Looking for goodness in all the wrong places...

Psalm 136:1 Give thanks to the LORD, for he is good, for his steadfast love endures forever.”

 

Matthew 3:16-17  “And when Jesus was baptized, immediately he went up from the water, and behold, the heavens were opened to him, and he saw the Spirit of God descending like a dove and coming to rest on him; and behold, a voice from heaven said, ‘This is my beloved Son, with whom I am well pleased.’”

 

Holidays – they have a way of bringing out the worst in me.  I had the food planned well and Thanksgiving dinner was served with a flair – tasty and all the dishes arriving hot on the table for twenty one people, fifteen of those being family.  Yes, I was rejoicing.  I had three of my children home and four of the eight grandchildren present.  It really is one of my great pleasures, cooking with my girls and having their little ones swirling around the house. 

 

The day after Thanksgiving’s meal had been carefully planned and the lasagna was waiting in the freezer.  It is my tradition to serve something other than turkey the day after, saving the leftovers for the meal on Saturday.  We had a fun day planned so I pulled out the lasagna to thaw before we went shopping, congratulating myself that we could “play” today without working too hard on dinner.  I even encouraged everyone to go to the park before dinner.  I was glad to make the salad, vegetables and bread while the lasagna was in the oven. 

 

They all came back, hungry and ready to eat.  My daughters noted I had it all under control and sat down.  The younger daughter sat at the counter watching me prepare the garlic bread.  “Aren’t you putting too much powder on?”  she questioned, adding that she was just asking to learn, “but won’t it be too garlicky?”  I immediately felt defensive and decided not to add the garlic salt that I usually add.

 

I sent everyone to the table and pulled out the lasagna.  To my dismay it was not bubbling hot but barely warm.  I couldn’t hold off the little ones any longer so decided to serve it anyway.  I apologized for the temperature as I served it, feeling very discontent with myself for not getting the timing right.  The other daughter asked, “Is there only lettuce and tomatoes in the salad?”  as she picked around in it.  The discontent in my own soul grew as I watched the other daughter who had questioned my use of garlic powder, salting her bread and I snarled a question to her about the bread not having enough garlic.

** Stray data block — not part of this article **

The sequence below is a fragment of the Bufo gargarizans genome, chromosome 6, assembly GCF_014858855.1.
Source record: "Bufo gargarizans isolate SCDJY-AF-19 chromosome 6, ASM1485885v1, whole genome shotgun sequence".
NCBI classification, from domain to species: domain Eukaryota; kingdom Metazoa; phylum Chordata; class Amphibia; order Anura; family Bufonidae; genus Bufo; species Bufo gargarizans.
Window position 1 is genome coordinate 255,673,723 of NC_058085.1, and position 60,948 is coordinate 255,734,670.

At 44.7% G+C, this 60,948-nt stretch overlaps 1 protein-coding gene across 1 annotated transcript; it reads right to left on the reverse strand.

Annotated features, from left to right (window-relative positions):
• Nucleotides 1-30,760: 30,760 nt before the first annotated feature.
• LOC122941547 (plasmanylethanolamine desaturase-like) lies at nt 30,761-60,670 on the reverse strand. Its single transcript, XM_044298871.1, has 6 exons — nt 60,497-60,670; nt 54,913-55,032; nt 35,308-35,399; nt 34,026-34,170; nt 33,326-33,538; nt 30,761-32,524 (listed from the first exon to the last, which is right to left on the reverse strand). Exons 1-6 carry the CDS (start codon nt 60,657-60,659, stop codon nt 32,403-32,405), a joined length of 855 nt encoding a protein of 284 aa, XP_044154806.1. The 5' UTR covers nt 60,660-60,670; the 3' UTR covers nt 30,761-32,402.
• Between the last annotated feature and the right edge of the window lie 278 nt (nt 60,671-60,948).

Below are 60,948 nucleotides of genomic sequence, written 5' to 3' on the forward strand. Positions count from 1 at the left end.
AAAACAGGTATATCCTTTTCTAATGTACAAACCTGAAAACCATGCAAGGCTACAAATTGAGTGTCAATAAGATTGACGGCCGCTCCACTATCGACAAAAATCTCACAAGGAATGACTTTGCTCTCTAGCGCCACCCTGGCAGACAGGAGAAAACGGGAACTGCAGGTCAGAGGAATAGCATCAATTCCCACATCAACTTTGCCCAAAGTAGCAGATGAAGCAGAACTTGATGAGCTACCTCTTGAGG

Then the oldest daughter laughed about how I said that we had plenty of salad fixings.  Now I am really hurt.  My cutting retort, “I had carrots but I didn’t have time to add them, since I was doing everything by myself, with no help,” came rolling out of my mouth before I could even think.  I tried to cover the harshness of it by making it a joke. “I did it all single handedly,”  putting one arm behind my back. 

 

The rest of dinner I felt even worse.  I thought I had really wanted her to have a night off from cooking.  Felt I was giving her a gift.  The vague uneasiness about my motives made me address my daughter with an apology after dinner.  “I am sorry that I retaliated my hurt about the salad with those unkind remarks.”  We talked about the details for awhile and she asked, “Did you ask me to help with the salad?”  I had not. 

 

Later she came downstairs and announced, “I am sorry that I wasn’t grateful that you did the meal by yourself.” 

 

“OK, I forgive you.  But that is not what I was hurt about.”  I was still wanting to believe that I had been glad to do the meal by myself.  Wasn’t that my gift of love to her?

 

God was getting my attention.  Why was I so disgruntled?  Why couldn’t I offer grace to my daughters?  Why could I not receive His forgiveness to cover my mistakes in the kitchen?  I began to recognize that I was desperately trying to be good.  It was starting to come to the surface that I want to be a good mom, a good mother-in-law, a good grandma, a good cook, a good wife, a good daughter.  That is the only way to keep everyone (including God) pleased with me. 

 

As I read Psalm 136:1 the next morning it began to dawn on me.  I have a whole set of rules in my mind to make me good in each area.  To be a good cook the meal needs to come to the table hot.  To be a good mom I need to give my daughter with four children a break.  The lists go on and on.  No wonder I am not receiving grace.  I have made up my own gospel. 

 

God’s Spirit reminded me of His words about Jesus,  “My beloved Son, with whom I am well pleased.”  I had forgotten that all the goodness of Jesus has been transferred to me and that I, clothed in Jesus’ righteousness, am well-pleasing to the Father.  With relief I looked at Psalm 136:1 and began to thank Him that He is good.  I don’t have to achieve goodness on my own.  He is good.  And His steadfast, forever love for me comes from His goodness, not my need to be good. 

 

I later shared this with my daughter and acknowledged to her that her apology was dead on.  I had wanted her gratefulness in order to confirm my goodness.  I had fooled myself into believing that I was giving her a break from cooking because of love for her when really it was to accomplish my goal of being a “good” mother and thus deserving her and everyone’s and then ultimately, God’s good pleasure with me.  Another episode of me trying to get my cup filled with love in the wrong way, the wrong place.  Thank You,  my Father, for showing me the truth.

 

Verna McCrillis, 1/22/2012